'Everything Changed, Nothing Changed' exhibition reflects on Covid-19, change and their impact on 12 artists

The show is being held until April at Temu House, a new, privately own space.

Temu House takes its name from bertemu (Malay for “to meet”)(Photo: Temu House)

Have a lot of things changed for artist in the last two years? Or, maybe not. An exhibition at Temu House in Petaling Jaya titled Everything Changed, Nothing Changed offers visitors a peek into how 12 artists responded to what was going on around them.

Temu House is a new, privately run space that takes its name from bertemu (Malay for “to meet”), denoting a place where people can gather and have conversations over food, the arts and other activities. Meet the artists who will be at the opening of the show on March 5 and find out what moves them.

Graphic designer Amanda Gayle enjoys projects that reframe existing ideas about the world, favouring an unplanned approach inspired by experience and her surroundings.

Amani Azlin, a graphic design graduate of the University of the Arts London (UAL), has photographed and directed campaigns for the local fashion scene since 2017. Using her own experience as inspiration, she explores identity and womanhood.


Caryn Koh, 'Negotiations III' (Photo: Caryn Koh)

Caryn Koh moved from the medical field to art to rediscover her passion. Deeply personal and introspective, her paintings, installations and video art revolve around her childhood.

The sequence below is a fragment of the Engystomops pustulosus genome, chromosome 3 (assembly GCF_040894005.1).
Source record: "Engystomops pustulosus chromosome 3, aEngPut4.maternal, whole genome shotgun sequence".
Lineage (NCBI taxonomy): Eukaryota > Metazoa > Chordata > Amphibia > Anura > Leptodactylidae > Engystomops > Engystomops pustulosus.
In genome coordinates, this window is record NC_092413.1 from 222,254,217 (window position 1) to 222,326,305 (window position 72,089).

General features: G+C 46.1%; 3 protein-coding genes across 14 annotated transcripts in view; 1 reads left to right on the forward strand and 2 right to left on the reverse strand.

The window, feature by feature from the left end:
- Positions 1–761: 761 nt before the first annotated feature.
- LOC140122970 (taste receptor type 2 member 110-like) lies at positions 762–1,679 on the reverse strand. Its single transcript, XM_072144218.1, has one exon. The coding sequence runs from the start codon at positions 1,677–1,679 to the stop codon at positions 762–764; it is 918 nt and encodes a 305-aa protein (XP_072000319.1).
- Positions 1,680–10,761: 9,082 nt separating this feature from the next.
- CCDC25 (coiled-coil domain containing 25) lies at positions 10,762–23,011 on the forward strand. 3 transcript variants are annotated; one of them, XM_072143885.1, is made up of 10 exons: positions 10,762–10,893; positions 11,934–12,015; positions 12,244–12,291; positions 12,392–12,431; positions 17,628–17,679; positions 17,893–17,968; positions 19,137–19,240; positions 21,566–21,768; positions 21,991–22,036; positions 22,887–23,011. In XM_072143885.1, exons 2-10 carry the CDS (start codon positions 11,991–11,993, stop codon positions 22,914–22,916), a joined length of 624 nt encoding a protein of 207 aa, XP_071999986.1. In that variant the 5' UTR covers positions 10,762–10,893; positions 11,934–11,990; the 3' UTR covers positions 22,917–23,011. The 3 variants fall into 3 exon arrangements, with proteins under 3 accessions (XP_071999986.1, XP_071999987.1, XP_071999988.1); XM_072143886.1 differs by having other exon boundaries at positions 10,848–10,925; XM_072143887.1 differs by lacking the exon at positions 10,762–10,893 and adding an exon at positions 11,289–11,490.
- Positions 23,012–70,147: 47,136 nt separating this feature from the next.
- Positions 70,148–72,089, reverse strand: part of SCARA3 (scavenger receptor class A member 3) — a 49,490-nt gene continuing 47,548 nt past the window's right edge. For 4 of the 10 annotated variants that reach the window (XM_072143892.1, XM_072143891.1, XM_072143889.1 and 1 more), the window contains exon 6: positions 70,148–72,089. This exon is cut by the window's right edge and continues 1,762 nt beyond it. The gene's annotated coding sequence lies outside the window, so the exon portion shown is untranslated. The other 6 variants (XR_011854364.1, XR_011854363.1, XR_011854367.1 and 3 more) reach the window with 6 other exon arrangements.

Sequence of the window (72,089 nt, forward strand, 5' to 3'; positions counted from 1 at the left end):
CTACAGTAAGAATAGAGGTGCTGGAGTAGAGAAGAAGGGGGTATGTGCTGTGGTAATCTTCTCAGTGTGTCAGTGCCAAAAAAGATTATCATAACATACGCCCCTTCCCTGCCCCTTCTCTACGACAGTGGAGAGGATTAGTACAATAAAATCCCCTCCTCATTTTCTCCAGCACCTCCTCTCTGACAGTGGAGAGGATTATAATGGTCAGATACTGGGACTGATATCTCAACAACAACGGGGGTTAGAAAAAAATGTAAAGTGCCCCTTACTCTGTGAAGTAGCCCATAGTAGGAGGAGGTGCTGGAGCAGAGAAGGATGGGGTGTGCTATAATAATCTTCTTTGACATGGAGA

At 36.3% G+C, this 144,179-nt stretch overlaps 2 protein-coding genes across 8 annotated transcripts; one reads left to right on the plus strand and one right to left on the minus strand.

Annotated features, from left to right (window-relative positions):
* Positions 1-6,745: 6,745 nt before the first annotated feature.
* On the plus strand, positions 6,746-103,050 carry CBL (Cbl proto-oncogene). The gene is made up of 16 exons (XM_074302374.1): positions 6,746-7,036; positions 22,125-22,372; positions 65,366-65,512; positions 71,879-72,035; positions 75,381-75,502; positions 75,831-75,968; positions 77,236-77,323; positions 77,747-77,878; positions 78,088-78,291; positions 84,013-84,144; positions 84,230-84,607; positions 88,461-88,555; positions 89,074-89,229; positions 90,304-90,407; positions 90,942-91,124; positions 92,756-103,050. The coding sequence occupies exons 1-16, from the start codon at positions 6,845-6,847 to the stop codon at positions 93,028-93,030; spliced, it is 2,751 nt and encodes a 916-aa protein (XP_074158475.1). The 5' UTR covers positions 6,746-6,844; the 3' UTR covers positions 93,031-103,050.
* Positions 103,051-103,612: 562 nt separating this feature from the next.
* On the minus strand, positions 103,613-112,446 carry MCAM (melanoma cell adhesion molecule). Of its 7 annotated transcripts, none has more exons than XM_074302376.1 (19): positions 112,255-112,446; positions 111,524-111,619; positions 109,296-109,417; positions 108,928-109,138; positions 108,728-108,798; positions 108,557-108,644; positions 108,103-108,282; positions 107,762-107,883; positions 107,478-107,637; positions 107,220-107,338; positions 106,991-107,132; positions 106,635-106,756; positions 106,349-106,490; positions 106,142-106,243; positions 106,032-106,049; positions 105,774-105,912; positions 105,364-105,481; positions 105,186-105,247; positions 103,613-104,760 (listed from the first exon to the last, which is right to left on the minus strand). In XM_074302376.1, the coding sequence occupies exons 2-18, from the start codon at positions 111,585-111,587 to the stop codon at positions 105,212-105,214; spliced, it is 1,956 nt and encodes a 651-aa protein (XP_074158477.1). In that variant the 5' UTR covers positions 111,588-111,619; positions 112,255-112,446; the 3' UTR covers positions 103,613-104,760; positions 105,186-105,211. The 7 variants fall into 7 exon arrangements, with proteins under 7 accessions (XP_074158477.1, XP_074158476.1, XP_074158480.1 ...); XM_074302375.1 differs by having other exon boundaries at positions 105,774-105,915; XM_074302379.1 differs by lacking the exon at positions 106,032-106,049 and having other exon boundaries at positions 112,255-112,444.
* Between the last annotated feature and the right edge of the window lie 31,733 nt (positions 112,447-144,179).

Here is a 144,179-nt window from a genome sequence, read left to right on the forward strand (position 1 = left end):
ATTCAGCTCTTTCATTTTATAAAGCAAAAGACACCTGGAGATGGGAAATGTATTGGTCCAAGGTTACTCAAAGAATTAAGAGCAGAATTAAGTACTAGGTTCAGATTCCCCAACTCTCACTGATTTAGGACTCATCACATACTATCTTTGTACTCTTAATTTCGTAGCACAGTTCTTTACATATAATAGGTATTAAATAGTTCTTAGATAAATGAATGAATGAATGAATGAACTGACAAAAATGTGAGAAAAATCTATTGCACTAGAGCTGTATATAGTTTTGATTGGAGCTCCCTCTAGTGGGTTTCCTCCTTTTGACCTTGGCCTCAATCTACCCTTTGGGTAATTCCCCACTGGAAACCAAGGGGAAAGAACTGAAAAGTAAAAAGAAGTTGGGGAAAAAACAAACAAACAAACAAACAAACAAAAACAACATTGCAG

CC Kua, who did her Master of Fine Arts at Tainan National University of the Arts in Taiwan, invites viewers into her works using colour, bold strokes, imagery and random humour, which children easily dive into, a reviewer wrote.

Art teacher Ho Mei Kei, whose creations incorporate the notion of child play, is said to record emotions, growth and the life process through simple objects around us.

Joanne Loo was a graphic designer, writer and illustrator for four years before she pursued an MA in illustration from Camberwell College of Arts, UAL. Through paintings, illustrations and mixed media sculptures, she examines how personal experiences connect, divide and define human beings.

Louise Low studied contemporary art at the University of Tasmania in Australia. She views art, derived from how artists interpret what they see, feel and encounter, as the window to their soul. “And the soul can be very, very powerful. That’s how artists touch — and move — the world.”



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Ong Cai Bin, the gold award winner in the 2017 UOB Painting of the Year (Emerging Artist category), questions and expresses the self through spaces, environments and relationships. “Making art doesn’t make the world understand me better, but it makes me understand the world better,” she writes in an Instagram post.

Sarah Radzi and Syakirah Jaafar studied fine arts at Universiti Teknologi Mara. Sarah uses drawings and paintings to explore her identity through ambiguous figures and space, while Syakirah works mostly on sculptures, creating whimsical visualisations of the female form.

Sheena Liam, who uses the internet moniker Times New Romance, is a fashion model who is equally well known for her embroidered feminine figures with loose braids flowing from the canvas.

Yante Ismail, who is “unapologetically feminist”, creates art related to women’s rights and empowerment and which comments on social issues. She challenges patriarchy and social and religious norms that dictate how women should exist in society.


'Everything Changed, Nothing Changed' will be held from March 5 to April 10 at Temu House (49 Lorong 16/9E, Petaling Jaya). Viewing by appointment only 012 911 8470.


This article first appeared on Feb 28, 2022 in The Edge Malaysia.


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